April 10, 2013
Jura shoppers breathe more easily
The demise of so many independent retailers from our high streets is often attributed to local shoppers simply ignoring the well-worn mantra of use it or lose it. But at least in the conurbations, with supermarkets seeking out ever smaller retail spaces, the shopper is still relatively well served. By contrast in remote rural Scotland, the closure of the local store can spell disaster. This may explain why there’s a palpable sense of relief on the Isle of Jura.
The 200 residents of Jura have celebrated taking the island’s only shop into community control.
There had been fears it might close when the previous owners found it hard to make it pay and could not find any buyers when they put it up for sale.
The Isle of Jura Development Trust, on behalf of the community, secured funding from the Big Lottery Fund and Highland and Islands Enterprise to purchase the store.
Denise Rozga, chair of Jura Stores Community Interest Company, said: “This is a great opportunity for the community to make the shop successful and life on Jura more sustainable.”
The Isle of Jura Development Trust will use their grant of £653,225 to purchase and redevelop the only convenience store and post office on the island. A greater variety and volume of local food and household goods will be on offer and the future of the shop secured. Employment, training and volunteering opportunities will be available and the need to travel greatly reduced.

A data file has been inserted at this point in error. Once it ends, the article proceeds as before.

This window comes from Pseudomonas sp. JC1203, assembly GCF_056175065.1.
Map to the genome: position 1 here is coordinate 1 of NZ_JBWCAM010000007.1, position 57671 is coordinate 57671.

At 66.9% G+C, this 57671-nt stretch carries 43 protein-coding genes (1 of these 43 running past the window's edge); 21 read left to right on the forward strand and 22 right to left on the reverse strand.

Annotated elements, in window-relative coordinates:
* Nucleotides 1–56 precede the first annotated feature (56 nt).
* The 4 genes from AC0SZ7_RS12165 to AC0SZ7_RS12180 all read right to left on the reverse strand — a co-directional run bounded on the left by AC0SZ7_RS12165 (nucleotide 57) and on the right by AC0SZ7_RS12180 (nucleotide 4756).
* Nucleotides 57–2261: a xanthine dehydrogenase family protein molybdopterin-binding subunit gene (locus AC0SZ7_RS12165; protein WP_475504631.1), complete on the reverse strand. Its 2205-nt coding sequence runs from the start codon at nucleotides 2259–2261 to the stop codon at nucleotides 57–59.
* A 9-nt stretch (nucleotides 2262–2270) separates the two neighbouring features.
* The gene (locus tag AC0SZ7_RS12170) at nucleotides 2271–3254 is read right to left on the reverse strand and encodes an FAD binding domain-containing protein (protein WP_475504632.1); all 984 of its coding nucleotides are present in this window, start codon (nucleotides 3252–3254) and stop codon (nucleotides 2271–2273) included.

Jura Stores is in the centre of Craighouse, the island’s main town. Constructed around 1850 it is a listed building and part of Jura’s heritage. The shop was put on the market last August and with no forthcoming buyers the potential closure of the store prompted the Community Purchase of Jura Stores project.
John Potts, Chairman of the Jura Development Fund, said: “We’re delighted to receive the funding needed to make this project a reality. The grant from Big Lottery Fund Scotland will enable the community to take over ownership of the island’s only shop and refurbish it, making it more accessible and giving it a new lease of life. The shop will be run for the benefit of the community and, with the ongoing support over the first years, we will be able to grow it into a successful and sustainable business which will provide essential goods and services to the island for years to come. Ownership will not simply ‘save the shop’ but will empower the community; increasing its ability to control and influence events and to become confident to take on other challenges and more resilient to future changes.”